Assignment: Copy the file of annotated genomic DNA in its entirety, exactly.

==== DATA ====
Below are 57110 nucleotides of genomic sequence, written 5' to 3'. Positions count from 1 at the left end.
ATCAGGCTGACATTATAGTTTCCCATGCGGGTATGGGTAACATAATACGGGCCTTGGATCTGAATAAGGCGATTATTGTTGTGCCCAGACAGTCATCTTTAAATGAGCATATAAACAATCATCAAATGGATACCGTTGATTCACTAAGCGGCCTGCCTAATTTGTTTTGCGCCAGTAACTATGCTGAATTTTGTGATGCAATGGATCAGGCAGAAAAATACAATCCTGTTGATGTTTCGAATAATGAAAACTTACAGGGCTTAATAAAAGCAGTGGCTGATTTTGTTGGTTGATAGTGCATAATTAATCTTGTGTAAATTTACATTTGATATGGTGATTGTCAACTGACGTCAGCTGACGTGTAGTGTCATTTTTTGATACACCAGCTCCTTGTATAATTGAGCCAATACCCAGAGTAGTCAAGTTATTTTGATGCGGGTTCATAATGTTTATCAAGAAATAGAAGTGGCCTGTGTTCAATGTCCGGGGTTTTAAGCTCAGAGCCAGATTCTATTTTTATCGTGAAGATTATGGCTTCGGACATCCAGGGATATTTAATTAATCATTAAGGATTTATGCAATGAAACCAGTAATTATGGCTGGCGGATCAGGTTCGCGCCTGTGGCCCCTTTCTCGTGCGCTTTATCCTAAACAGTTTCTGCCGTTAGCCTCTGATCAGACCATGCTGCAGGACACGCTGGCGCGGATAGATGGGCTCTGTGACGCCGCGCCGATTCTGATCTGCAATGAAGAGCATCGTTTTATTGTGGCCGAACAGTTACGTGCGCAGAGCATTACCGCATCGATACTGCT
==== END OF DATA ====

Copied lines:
Below are 57110 nucleotides of genomic sequence, written 5' to 3'. Positions count from 1 at the left end.
ATCAGGCTGACATTATAGTTTCCCATGCGGGTATGGGTAACATAATACGGGCCTTGGATCTGAATAAGGCGATTATTGTTGTGCCCAGACAGTCATCTTTAAATGAGCATATAAACAATCATCAAATGGATACCGTTGATTCACTAAGCGGCCTGCCTAATTTGTTTTGCGCCAGTAACTATGCTGAATTTTGTGATGCAATGGATCAGGCAGAAAAATACAATCCTGTTGATGTTTCGAATAATGAAAACTTACAGGGCTTAATAAAAGCAGTGGCTGATTTTGTTGGTTGATAGTGCATAATTAATCTTGTGTAAATTTACATTTGATATGGTGATTGTCAACTGACGTCAGCTGACGTGTAGTGTCATTTTTTGATACACCAGCTCCTTGTATAATTGAGCCAATACCCAGAGTAGTCAAGTTATTTTGATGCGGGTTCATAATGTTTATCAAGAAATAGAAGTGGCCTGTGTTCAATGTCCGGGGTTTTAAGCTCAGAGCCAGATTCTATTTTTATCGTGAAGATTATGGCTTCGGACATCCAGGGATATTTAATTAATCATTAAGGATTTATGCAATGAAACCAGTAATTATGGCTGGCGGATCAGGTTCGCGCCTGTGGCCCCTTTCTCGTGCGCTTTATCCTAAACAGTTTCTGCCGTTAGCCTCTGATCAGACCATGCTGCAGGACACGCTGGCGCGGATAGATGGGCTCTGTGACGCCGCGCCGATTCTGATCTGCAATGAAGAGCATCGTTTTATTGTGGCCGAACAGTTACGTGCGCAGAGCATTACCGCATCGATACTGCT